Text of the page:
There was only an hour left of light when I zipped up Micah’s jacket and pulled his hat down so it covered his ears. He had never been to the playground. Micah’s time on the outside was really only within the straps and buckles of the car seat that mother and father still tied him to, even though he had gotten too big for it.

I guess it was Matilda, forever frozen at swing set age, that reminded me.

“Where are we goin?” asked Micah, dragging on my hand. The sidewalks were covered with scraggly, serpentine weeds, so we walked on the road, beside the gutters clogged with debris. The houses here were bare and empty. There was no traffic likely.

“To the moon,” I said.

The playground was smaller than I remembered. It was part of a neighborhood park, built into an enclave of old trees and marked with wood chips. The light was dimming our timing was perfect. I glanced down at Micah. He looked reluctant.

“Haven’t you ever wanted to go to the moon?”

“No.”

“Oh, come on. It’ll be fun. We’ll just take a little trip around the world. You just keep your eyes on the sky.”

I got him on the swing and he clenched the little metal chains so hard that his hands would be bleeding if it weren’t for his gloves. He was so afraid when I started to push he didn’t like being catapulted forward, although he only went a few feet at first but when he felt my hands on his back and realized he was always falling back toward me he relaxed. I heard the beginnings of his childish high — the surprised giggle, the lean-forward, the kicking swimmer’s legs. I pushed harder, pushed him higher. The air was searing. It was almost clean.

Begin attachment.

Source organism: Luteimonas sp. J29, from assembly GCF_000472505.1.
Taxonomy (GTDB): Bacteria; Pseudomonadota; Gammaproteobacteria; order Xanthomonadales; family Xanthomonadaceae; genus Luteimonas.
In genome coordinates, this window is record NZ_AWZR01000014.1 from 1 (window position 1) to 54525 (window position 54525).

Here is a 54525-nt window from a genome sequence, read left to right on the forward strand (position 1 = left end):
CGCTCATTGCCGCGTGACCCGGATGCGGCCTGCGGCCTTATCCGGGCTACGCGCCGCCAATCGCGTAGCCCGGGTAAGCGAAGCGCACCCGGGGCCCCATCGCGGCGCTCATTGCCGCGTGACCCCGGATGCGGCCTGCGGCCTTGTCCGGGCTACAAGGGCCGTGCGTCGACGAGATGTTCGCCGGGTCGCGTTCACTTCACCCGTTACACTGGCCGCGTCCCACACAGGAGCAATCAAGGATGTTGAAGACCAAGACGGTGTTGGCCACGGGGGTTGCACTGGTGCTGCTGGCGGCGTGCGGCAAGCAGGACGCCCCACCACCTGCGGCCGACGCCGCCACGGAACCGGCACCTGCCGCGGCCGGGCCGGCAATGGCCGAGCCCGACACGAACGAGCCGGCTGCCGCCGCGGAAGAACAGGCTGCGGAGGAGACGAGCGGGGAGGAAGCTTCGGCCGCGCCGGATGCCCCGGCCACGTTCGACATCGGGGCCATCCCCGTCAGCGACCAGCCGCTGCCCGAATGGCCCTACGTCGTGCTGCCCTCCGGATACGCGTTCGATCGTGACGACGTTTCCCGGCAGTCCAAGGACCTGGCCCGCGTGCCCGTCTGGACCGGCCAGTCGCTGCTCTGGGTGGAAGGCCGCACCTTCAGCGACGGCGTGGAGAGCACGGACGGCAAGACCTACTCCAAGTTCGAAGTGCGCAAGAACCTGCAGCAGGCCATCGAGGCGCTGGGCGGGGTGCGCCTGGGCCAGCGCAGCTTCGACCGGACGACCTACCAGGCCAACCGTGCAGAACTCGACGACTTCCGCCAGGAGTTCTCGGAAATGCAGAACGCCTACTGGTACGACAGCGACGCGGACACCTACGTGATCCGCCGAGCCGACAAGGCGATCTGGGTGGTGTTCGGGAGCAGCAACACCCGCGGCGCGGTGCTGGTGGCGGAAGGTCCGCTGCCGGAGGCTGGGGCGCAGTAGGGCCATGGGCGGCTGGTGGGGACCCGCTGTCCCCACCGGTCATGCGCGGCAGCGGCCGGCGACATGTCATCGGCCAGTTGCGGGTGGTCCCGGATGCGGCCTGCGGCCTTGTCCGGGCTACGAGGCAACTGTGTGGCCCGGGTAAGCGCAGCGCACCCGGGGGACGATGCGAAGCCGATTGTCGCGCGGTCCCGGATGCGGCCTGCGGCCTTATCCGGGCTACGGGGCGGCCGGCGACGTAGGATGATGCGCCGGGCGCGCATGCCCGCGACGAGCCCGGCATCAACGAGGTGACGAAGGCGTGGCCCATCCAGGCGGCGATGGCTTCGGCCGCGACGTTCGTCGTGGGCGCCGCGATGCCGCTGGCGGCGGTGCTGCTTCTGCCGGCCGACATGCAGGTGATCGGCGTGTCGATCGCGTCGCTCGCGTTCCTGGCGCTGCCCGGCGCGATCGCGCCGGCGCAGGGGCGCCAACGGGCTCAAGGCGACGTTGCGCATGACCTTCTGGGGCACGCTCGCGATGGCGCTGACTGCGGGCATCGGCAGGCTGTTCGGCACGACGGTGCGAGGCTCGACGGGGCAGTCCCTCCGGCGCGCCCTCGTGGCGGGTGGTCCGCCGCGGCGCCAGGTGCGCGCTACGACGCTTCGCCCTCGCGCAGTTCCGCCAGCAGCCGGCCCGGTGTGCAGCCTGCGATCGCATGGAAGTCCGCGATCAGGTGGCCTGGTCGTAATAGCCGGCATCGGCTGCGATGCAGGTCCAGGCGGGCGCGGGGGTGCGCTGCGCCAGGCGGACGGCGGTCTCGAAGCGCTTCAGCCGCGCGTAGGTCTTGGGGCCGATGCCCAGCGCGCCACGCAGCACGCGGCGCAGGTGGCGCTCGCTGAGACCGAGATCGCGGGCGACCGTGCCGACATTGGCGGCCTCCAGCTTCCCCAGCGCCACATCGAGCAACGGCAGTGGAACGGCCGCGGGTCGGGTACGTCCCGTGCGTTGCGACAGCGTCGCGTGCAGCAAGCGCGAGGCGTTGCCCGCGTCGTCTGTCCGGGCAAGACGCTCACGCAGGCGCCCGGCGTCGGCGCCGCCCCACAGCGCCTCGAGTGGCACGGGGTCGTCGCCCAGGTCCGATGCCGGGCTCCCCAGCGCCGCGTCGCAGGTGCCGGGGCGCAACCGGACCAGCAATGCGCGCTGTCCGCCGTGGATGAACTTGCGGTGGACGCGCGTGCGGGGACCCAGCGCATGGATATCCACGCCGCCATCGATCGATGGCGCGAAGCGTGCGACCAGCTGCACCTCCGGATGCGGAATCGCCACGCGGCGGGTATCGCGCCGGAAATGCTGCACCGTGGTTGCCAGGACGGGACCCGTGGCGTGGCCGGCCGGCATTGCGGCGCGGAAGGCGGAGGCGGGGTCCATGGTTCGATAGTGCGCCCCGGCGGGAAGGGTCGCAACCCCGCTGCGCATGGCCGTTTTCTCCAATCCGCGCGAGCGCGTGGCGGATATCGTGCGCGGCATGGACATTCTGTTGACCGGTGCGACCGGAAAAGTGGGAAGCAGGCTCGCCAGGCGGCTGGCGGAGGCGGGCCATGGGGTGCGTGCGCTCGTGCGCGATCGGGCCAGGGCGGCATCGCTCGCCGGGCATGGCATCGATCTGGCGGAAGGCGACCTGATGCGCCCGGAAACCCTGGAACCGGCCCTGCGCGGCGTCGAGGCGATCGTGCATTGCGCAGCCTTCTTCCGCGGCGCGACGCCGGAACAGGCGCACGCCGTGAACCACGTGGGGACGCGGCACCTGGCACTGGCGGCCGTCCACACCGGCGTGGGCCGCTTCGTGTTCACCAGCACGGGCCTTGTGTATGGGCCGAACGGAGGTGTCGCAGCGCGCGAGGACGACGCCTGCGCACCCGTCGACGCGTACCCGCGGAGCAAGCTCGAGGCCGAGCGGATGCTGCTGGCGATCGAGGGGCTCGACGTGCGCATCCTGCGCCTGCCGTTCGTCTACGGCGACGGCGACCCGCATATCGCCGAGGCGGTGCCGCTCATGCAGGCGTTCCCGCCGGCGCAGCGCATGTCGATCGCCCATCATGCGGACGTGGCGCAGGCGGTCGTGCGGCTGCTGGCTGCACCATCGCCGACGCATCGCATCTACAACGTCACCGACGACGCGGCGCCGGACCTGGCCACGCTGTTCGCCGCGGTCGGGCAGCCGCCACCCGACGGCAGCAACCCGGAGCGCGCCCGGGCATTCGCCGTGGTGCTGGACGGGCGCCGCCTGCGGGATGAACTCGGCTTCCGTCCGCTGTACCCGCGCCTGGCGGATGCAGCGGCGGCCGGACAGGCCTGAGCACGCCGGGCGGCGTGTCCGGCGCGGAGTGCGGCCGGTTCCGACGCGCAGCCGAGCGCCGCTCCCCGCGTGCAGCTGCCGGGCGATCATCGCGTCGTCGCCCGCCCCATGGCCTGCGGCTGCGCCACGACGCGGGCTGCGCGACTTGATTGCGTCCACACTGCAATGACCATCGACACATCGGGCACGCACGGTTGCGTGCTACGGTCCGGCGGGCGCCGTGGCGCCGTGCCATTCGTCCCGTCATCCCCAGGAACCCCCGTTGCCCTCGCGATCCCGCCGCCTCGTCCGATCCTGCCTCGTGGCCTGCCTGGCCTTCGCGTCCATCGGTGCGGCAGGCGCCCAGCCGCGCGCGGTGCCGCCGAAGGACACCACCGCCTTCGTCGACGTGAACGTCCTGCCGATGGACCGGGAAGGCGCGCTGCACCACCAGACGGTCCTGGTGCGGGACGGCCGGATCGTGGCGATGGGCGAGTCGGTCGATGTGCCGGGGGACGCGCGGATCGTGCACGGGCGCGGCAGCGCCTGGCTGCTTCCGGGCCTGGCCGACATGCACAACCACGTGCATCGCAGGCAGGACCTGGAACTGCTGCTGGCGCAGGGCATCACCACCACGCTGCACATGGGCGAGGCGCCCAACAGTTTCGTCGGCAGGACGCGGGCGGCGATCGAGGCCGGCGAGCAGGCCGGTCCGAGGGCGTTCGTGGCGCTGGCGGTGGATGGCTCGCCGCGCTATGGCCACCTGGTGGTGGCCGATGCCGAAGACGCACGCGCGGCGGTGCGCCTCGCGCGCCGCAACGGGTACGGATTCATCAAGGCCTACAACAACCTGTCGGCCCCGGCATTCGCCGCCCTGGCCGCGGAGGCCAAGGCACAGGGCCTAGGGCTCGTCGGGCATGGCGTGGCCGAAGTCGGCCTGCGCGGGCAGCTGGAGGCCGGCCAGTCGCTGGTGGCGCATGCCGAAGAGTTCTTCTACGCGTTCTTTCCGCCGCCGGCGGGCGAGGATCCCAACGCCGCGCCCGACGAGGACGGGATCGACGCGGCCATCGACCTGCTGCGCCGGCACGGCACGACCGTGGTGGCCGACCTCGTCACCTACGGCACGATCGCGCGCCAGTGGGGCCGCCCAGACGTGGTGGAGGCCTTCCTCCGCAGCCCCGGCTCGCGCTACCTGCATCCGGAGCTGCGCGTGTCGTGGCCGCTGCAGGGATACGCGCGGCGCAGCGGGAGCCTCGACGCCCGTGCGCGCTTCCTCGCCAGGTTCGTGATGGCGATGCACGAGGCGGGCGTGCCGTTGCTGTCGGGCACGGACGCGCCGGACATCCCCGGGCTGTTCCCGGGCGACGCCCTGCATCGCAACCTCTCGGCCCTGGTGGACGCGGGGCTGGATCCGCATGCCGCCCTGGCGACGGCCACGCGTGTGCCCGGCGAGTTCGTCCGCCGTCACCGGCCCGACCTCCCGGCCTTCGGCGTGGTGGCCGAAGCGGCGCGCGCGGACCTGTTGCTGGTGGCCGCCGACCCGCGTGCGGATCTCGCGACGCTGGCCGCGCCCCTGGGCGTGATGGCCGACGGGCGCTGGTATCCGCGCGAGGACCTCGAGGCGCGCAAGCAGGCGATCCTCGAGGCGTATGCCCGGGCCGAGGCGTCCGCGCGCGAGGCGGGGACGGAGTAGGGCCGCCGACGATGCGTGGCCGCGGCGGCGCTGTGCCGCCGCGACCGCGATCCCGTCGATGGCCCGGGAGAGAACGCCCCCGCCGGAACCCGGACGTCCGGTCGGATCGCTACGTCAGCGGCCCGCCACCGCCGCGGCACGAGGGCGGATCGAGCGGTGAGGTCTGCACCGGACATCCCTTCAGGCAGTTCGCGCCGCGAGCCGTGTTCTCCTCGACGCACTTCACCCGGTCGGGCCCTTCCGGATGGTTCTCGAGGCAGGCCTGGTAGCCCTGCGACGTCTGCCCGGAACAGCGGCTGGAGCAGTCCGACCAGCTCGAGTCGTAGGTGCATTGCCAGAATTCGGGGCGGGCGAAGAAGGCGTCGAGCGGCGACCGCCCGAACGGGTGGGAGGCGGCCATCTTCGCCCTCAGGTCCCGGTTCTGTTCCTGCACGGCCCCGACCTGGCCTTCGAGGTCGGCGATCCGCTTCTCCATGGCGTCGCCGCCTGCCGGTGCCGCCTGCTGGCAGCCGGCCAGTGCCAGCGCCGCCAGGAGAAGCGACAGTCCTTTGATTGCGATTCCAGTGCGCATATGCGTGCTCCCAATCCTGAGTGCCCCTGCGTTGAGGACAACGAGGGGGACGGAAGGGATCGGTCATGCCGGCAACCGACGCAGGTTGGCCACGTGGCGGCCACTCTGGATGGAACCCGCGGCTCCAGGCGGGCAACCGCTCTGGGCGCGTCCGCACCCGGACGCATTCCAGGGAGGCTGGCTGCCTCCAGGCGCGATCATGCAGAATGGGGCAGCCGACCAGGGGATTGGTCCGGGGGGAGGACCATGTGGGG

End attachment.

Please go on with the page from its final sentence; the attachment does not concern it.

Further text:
And yes, I wished Matilda was there.

Then the storm sirens began. From there we couldn’t see the radio tower but even Micah was old enough to know that the sirens meant nothing but the worst. He was in the midst of flight when they began and when he came back for another push I did push him, because for the first few seconds I didn’t believe the alarm. All it took was a rustling of the oaks that hugged the playground. I grabbed Micah off the swing and ran with him in my arms.

“Molly!” he started screaming. We were on the road. My footsteps hit my ribs like punches. I was looking nowhere but ahead.

“Don’t look!”

The route took forever. Hedges moved and so did branches I stayed dead center on the winding two-lane streets because hands more twisted and gnarly than Matilda’s were reaching up through the gutters, sloughing aside the mud and leaf-dust. Then I hated the fading light. Micah was crying. I didn’t have the lung capacity to tell him we were almost there. When I slammed my fist on our heavy bolted door I looked back for one brief sweep and saw the Bleeders swarming over roofs. It is their world, more and more. Not just the rebellious Bleeders but the legions and legions of Benigns. When Zurichia is full they will need another vacant continent.

Father was furious. He checked the door bolts twice and said we could have died. Mother was in the kitchen doorway, cradling the cold wall dark Matilda was in the middle of the hallway, staring up at the ceiling and stretching her neck back so far her head should have come loose. The awful scratching howls hit the door when he was still up against it and he jumped back as if shocked.